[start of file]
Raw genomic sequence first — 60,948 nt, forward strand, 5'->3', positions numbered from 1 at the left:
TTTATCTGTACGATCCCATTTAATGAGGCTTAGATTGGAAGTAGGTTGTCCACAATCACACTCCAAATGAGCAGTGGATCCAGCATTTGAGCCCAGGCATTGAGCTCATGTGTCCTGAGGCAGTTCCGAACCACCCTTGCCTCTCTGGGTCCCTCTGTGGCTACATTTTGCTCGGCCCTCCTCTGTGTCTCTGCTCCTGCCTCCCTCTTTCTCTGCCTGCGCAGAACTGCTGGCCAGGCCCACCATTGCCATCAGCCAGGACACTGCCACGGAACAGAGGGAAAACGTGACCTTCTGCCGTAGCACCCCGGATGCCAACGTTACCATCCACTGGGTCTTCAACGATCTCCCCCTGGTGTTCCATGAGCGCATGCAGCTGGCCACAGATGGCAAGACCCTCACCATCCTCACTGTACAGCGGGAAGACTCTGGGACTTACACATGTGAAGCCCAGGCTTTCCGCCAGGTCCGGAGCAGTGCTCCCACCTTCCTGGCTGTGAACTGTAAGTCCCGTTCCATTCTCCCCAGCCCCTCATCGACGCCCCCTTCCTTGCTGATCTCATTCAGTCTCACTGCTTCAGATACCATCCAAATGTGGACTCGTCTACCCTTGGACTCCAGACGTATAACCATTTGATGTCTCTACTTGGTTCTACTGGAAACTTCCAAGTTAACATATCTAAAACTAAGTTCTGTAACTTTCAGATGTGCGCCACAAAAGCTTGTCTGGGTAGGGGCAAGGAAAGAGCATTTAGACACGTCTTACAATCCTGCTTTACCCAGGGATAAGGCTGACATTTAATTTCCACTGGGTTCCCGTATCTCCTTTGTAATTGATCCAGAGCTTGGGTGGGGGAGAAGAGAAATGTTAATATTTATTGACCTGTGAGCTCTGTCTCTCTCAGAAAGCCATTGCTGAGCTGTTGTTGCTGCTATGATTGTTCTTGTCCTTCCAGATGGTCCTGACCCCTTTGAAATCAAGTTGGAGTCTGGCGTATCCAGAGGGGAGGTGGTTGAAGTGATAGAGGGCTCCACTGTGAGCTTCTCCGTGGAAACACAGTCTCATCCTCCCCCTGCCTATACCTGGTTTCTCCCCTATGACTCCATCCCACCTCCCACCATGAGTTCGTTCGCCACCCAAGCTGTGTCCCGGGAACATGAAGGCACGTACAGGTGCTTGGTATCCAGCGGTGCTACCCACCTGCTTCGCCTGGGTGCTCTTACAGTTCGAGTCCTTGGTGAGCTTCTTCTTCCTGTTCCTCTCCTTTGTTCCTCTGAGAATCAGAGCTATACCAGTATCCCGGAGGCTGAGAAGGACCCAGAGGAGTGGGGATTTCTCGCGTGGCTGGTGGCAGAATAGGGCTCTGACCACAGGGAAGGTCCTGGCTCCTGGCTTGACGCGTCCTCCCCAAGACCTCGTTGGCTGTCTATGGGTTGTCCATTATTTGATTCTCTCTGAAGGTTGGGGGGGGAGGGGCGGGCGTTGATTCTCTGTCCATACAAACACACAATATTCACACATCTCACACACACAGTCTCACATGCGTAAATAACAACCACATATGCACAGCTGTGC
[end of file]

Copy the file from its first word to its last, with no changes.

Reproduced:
Raw genomic sequence first — 60,948 nt, forward strand, 5'->3', positions numbered from 1 at the left:
TTTATCTGTACGATCCCATTTAATGAGGCTTAGATTGGAAGTAGGTTGTCCACAATCACACTCCAAATGAGCAGTGGATCCAGCATTTGAGCCCAGGCATTGAGCTCATGTGTCCTGAGGCAGTTCCGAACCACCCTTGCCTCTCTGGGTCCCTCTGTGGCTACATTTTGCTCGGCCCTCCTCTGTGTCTCTGCTCCTGCCTCCCTCTTTCTCTGCCTGCGCAGAACTGCTGGCCAGGCCCACCATTGCCATCAGCCAGGACACTGCCACGGAACAGAGGGAAAACGTGACCTTCTGCCGTAGCACCCCGGATGCCAACGTTACCATCCACTGGGTCTTCAACGATCTCCCCCTGGTGTTCCATGAGCGCATGCAGCTGGCCACAGATGGCAAGACCCTCACCATCCTCACTGTACAGCGGGAAGACTCTGGGACTTACACATGTGAAGCCCAGGCTTTCCGCCAGGTCCGGAGCAGTGCTCCCACCTTCCTGGCTGTGAACTGTAAGTCCCGTTCCATTCTCCCCAGCCCCTCATCGACGCCCCCTTCCTTGCTGATCTCATTCAGTCTCACTGCTTCAGATACCATCCAAATGTGGACTCGTCTACCCTTGGACTCCAGACGTATAACCATTTGATGTCTCTACTTGGTTCTACTGGAAACTTCCAAGTTAACATATCTAAAACTAAGTTCTGTAACTTTCAGATGTGCGCCACAAAAGCTTGTCTGGGTAGGGGCAAGGAAAGAGCATTTAGACACGTCTTACAATCCTGCTTTACCCAGGGATAAGGCTGACATTTAATTTCCACTGGGTTCCCGTATCTCCTTTGTAATTGATCCAGAGCTTGGGTGGGGGAGAAGAGAAATGTTAATATTTATTGACCTGTGAGCTCTGTCTCTCTCAGAAAGCCATTGCTGAGCTGTTGTTGCTGCTATGATTGTTCTTGTCCTTCCAGATGGTCCTGACCCCTTTGAAATCAAGTTGGAGTCTGGCGTATCCAGAGGGGAGGTGGTTGAAGTGATAGAGGGCTCCACTGTGAGCTTCTCCGTGGAAACACAGTCTCATCCTCCCCCTGCCTATACCTGGTTTCTCCCCTATGACTCCATCCCACCTCCCACCATGAGTTCGTTCGCCACCCAAGCTGTGTCCCGGGAACATGAAGGCACGTACAGGTGCTTGGTATCCAGCGGTGCTACCCACCTGCTTCGCCTGGGTGCTCTTACAGTTCGAGTCCTTGGTGAGCTTCTTCTTCCTGTTCCTCTCCTTTGTTCCTCTGAGAATCAGAGCTATACCAGTATCCCGGAGGCTGAGAAGGACCCAGAGGAGTGGGGATTTCTCGCGTGGCTGGTGGCAGAATAGGGCTCTGACCACAGGGAAGGTCCTGGCTCCTGGCTTGACGCGTCCTCCCCAAGACCTCGTTGGCTGTCTATGGGTTGTCCATTATTTGATTCTCTCTGAAGGTTGGGGGGGGAGGGGCGGGCGTTGATTCTCTGTCCATACAAACACACAATATTCACACATCTCACACACACAGTCTCACATGCGTAAATAACAACCACATATGCACAGCTGTGC